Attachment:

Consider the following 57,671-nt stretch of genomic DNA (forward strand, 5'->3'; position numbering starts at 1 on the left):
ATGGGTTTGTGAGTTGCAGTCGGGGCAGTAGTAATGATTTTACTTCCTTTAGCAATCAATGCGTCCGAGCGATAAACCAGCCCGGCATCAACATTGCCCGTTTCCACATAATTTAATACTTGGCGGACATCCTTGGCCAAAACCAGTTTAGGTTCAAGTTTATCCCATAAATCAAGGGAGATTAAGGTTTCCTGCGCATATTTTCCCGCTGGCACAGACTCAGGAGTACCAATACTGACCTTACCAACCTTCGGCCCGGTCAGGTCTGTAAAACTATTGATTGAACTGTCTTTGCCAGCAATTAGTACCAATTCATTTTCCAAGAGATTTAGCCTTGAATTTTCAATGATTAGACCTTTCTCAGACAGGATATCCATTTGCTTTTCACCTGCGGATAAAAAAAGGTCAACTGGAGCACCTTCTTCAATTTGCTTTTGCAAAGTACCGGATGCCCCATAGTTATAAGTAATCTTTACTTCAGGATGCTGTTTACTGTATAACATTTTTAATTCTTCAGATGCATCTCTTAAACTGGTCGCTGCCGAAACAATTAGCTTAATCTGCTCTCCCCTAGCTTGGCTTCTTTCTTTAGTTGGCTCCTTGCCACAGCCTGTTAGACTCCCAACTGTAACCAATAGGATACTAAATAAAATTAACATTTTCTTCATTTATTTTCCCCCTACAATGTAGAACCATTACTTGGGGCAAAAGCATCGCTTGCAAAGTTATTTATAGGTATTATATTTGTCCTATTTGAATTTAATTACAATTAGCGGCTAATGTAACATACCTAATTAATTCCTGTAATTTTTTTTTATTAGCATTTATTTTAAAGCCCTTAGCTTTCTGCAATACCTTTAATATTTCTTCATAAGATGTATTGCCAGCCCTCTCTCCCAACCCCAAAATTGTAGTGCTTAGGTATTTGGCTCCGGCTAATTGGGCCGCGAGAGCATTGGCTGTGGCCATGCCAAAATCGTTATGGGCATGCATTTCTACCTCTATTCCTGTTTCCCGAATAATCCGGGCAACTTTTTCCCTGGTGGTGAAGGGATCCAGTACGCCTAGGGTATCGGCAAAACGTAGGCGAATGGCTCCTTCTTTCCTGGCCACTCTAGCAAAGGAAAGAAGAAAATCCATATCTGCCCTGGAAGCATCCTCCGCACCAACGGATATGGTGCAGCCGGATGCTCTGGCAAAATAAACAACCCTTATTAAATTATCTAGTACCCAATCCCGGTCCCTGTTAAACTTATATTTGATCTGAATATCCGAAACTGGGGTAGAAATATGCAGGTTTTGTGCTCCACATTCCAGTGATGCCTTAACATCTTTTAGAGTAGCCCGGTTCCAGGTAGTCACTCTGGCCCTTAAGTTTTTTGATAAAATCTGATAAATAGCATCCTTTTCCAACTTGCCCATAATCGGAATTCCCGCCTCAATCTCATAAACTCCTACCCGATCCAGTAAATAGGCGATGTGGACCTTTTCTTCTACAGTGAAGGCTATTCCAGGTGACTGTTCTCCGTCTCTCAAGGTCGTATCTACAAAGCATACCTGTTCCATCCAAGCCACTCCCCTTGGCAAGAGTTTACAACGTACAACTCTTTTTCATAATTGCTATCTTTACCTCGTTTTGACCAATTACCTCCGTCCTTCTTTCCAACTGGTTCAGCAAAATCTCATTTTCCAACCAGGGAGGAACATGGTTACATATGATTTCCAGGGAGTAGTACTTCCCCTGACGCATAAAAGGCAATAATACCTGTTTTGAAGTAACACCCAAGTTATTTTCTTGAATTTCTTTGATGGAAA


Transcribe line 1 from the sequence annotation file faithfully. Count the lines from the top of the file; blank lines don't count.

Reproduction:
Consider the following 57,671-nt stretch of genomic DNA (forward strand, 5'->3'; position numbering starts at 1 on the left):